Hypercoagulability refers to an increased risk of thrombus formation.1 In people, hypercoagulability can be either a congenital or an acquired condition. Congenital hypercoagulability occurs
when certain anticoagulant factors such as protein C, protein S, or antithrombin are deficient or because of mutations such
as factor V Leiden mutation or prothrombin gene mutation.2,3 Factors causing acquired hypercoagulability include obesity, prolonged recumbency or immobilization, cigarette smoking,
contraceptive drugs, pregnancy, malignancy, air travel with prolonged periods of limited activity, tamoxifen therapy, and
cardiovascular disease.2,3 Frequently, congenital hypercoagulability in an individual remains undiagnosed until an acquired cause of hypercoagulability
occurs concurrently, precipitating a thrombotic event.
Clinical awareness of factors predisposing dogs and cats to hypercoagulable states is increasing. Many conditions have been
associated with venous thromboembolic disease in dogs and cats4-7 and arterial thromboembolic disease in cats (Table 1).8-12
Table 1 Diseases or Factors Associated with Thromboembolic Events in Dogs and Cats
With our increased awareness of hypercoagulable states, novel anticoagulant strategies for veterinary use are receiving more
attention.13-15 Heparin plays an important role in the prophylaxis of and therapy for venous thromboembolism in people. The traditional
therapeutic heparin compound has been unfractionated heparin, but recently a class of heparins known as low-molecular-weight heparins has been developed and FDA-approved for use in people.16 Low-molecular-weight heparins offer therapeutic advantages over unfractionated heparin in people, including less frequent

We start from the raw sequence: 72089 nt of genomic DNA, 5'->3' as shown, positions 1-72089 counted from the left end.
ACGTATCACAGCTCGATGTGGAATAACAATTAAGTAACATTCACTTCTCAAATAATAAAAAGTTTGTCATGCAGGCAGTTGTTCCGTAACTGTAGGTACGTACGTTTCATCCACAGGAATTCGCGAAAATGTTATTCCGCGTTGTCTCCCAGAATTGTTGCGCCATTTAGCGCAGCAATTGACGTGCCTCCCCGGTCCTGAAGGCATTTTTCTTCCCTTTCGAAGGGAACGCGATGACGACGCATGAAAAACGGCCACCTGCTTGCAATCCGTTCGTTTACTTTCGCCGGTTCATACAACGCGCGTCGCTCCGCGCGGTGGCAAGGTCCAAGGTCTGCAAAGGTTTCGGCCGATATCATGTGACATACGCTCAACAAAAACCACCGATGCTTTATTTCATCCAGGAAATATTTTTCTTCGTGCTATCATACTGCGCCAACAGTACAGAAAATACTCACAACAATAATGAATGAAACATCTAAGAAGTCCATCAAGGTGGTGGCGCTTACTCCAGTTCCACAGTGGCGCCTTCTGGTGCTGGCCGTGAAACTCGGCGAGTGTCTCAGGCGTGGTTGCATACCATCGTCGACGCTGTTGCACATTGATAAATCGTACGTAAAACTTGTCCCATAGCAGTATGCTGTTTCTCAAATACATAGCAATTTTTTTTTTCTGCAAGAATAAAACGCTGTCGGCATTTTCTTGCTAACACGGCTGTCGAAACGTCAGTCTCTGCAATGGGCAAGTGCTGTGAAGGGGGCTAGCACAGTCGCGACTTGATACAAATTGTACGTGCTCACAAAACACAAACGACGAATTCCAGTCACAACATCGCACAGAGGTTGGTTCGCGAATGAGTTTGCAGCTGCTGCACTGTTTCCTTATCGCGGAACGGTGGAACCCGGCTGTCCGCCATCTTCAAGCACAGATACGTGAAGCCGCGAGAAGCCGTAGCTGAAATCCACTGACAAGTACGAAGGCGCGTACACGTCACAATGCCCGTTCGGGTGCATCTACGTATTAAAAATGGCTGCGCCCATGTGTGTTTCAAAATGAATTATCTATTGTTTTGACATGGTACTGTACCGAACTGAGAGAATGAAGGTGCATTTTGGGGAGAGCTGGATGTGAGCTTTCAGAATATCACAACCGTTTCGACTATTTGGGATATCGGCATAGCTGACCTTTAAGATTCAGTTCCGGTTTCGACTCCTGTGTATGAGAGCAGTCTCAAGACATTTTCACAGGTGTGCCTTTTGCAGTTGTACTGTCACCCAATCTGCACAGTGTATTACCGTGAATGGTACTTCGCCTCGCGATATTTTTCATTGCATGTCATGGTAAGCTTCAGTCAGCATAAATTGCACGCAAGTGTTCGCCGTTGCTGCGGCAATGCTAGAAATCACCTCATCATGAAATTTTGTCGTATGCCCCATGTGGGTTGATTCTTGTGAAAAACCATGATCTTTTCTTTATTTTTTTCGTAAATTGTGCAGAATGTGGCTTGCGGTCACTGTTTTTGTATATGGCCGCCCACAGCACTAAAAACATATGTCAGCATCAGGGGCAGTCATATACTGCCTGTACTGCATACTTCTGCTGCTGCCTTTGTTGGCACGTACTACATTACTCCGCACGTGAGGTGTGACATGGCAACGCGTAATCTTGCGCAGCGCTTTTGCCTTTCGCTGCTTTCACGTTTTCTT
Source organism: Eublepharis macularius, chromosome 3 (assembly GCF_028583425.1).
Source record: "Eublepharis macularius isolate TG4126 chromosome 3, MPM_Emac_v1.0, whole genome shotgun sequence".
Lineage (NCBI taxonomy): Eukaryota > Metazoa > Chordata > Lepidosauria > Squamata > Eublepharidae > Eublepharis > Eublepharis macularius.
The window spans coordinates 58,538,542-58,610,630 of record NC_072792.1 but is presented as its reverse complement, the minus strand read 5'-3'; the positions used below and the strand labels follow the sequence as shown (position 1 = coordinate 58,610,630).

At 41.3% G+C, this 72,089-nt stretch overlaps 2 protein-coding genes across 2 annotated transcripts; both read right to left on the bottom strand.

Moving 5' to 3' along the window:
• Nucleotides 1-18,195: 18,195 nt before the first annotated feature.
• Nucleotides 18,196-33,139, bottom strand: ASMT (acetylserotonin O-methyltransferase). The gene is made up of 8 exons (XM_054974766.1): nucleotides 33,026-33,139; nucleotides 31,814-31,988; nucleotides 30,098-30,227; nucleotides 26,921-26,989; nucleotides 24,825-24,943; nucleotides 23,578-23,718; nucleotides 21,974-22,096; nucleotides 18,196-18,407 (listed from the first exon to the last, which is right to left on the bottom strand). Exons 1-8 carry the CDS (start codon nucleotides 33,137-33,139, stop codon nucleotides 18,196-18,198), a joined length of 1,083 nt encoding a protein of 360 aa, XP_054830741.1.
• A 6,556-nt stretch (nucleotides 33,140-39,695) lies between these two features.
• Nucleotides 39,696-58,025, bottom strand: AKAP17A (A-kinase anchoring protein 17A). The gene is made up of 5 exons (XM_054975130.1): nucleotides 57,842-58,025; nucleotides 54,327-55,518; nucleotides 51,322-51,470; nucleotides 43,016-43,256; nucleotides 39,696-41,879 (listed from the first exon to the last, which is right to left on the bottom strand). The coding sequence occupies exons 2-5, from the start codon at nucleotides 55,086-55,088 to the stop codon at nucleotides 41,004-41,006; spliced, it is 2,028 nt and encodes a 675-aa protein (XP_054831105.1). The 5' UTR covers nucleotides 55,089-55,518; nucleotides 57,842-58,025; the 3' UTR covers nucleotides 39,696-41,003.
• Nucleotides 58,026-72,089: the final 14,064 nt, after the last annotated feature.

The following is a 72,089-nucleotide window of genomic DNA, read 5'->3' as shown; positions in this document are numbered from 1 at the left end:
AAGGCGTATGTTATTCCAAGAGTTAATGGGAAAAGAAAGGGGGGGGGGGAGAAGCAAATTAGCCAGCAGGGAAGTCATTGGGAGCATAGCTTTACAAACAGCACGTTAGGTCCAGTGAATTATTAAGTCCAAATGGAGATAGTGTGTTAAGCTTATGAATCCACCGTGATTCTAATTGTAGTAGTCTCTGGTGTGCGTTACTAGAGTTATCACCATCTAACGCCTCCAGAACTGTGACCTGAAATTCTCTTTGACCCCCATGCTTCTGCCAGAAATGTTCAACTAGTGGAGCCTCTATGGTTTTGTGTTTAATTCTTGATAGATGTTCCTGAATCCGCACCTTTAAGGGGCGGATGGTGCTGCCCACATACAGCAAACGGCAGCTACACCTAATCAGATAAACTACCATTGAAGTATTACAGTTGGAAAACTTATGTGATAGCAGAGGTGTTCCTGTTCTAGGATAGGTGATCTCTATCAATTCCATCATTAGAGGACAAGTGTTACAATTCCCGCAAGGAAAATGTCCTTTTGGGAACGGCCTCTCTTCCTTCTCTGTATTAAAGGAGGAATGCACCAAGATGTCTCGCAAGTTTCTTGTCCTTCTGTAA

dosing, less intensive therapeutic monitoring of drug effect, and reduced risk of hemorrhage, heparin-induced thrombocytopenia,
and paradoxical thrombosis.17 In addition, low-molecular-weight heparins can be administered more easily on an outpatient basis in people than unfractionated
heparin can because of once-daily administration.2,17 However, limited information exists in the literature concerning the efficacy and potential therapeutic benefit of low-molecular-weight
heparins for treating veterinary patients in the clinical setting.
The goal of this article is to review the physiology of hemostasis, the pathophysiology leading to hypercoagulability, and
the mechanism of action, pharmacokinetics, laboratory monitoring, and clinical indications for use of unfractionated heparin
and low-molecular-weight heparins.
REVIEW OF HEMOSTASIS
Hemostasis is the process of forming a blood clot to seal an injured vessel and the subsequent removal of this clot when the
injury is resolved. The clot prevents ongoing blood loss and also initiates blood vessel repair. Hemostasis can be separated
into several phases, which include the formation of a platelet plug (primary hemostasis), stabilization of the platelet plug
with cross-linked fibrin (secondary hemostasis), and destruction of the clot by fibrinolysis (tertiary hemostasis).18